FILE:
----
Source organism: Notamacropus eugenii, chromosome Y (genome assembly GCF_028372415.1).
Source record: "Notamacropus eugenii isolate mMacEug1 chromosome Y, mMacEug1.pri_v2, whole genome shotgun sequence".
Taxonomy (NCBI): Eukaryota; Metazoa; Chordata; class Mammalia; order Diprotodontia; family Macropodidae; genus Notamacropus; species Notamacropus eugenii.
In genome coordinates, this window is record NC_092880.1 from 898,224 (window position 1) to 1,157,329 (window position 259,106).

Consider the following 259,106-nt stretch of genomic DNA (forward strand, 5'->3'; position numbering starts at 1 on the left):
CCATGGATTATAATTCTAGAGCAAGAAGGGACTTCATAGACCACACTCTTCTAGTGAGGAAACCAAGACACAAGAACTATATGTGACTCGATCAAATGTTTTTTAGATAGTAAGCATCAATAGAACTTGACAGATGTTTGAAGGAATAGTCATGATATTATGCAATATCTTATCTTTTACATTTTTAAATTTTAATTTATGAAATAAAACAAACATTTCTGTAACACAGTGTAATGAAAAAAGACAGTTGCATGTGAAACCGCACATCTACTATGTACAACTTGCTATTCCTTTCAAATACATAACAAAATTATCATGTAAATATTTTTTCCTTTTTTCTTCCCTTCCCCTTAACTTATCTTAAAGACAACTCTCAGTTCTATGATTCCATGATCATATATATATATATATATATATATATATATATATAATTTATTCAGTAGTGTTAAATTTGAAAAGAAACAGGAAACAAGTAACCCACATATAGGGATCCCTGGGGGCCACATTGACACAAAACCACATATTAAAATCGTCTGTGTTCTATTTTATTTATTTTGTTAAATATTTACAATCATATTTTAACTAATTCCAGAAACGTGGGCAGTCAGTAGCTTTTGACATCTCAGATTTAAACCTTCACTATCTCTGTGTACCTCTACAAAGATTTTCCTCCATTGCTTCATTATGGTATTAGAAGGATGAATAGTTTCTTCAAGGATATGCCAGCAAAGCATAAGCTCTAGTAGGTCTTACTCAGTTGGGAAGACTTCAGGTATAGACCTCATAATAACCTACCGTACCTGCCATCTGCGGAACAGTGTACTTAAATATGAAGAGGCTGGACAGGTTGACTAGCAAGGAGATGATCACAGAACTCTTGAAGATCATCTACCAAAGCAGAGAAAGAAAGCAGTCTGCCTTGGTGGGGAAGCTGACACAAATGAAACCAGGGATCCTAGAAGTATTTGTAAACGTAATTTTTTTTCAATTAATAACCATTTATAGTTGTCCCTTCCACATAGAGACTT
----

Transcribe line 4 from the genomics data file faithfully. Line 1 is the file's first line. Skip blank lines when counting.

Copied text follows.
In genome coordinates, this window is record NC_092880.1 from 898,224 (window position 1) to 1,157,329 (window position 259,106).